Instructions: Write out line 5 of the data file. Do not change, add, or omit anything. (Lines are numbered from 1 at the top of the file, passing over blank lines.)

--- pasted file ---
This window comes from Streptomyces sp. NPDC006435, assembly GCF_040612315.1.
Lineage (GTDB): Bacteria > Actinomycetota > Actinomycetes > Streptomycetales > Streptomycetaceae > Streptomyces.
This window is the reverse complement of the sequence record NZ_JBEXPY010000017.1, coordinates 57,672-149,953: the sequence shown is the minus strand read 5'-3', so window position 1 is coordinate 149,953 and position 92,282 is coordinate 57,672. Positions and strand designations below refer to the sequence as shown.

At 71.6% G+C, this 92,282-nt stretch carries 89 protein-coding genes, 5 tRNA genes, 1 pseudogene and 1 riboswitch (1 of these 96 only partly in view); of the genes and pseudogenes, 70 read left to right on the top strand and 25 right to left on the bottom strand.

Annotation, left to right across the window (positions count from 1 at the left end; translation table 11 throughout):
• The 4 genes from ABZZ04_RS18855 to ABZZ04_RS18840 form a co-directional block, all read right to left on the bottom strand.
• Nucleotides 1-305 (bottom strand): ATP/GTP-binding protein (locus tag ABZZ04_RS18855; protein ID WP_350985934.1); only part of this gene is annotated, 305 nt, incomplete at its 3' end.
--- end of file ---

Annotation, left to right across the window (positions count from 1 at the left end; translation table 11 throughout):